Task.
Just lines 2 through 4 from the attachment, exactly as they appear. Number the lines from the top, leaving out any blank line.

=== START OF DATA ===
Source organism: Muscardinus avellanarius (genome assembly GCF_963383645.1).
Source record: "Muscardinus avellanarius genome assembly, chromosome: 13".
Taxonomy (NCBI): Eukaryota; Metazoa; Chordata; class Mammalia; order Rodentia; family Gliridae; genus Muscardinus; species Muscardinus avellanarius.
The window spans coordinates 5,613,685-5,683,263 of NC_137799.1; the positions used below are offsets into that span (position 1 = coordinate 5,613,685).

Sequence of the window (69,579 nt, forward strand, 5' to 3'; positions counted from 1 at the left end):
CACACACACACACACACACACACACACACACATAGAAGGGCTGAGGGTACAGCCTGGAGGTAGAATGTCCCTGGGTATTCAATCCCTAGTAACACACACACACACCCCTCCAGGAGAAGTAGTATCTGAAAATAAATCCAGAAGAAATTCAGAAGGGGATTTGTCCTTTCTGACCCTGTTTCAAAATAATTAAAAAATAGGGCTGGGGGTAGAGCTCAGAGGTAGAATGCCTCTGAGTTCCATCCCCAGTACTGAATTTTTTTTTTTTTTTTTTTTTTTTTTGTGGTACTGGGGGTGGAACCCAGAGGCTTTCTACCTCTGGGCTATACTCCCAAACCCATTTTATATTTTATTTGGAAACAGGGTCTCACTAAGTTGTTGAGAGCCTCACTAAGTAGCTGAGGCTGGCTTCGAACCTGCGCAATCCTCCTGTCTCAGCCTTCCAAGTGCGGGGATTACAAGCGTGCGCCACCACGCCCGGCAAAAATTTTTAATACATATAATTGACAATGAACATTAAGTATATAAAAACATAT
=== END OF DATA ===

Source record: "Muscardinus avellanarius genome assembly, chromosome: 13".
Taxonomy (NCBI): Eukaryota; Metazoa; Chordata; class Mammalia; order Rodentia; family Gliridae; genus Muscardinus; species Muscardinus avellanarius.
The window spans coordinates 5,613,685-5,683,263 of NC_137799.1; the positions used below are offsets into that span (position 1 = coordinate 5,613,685).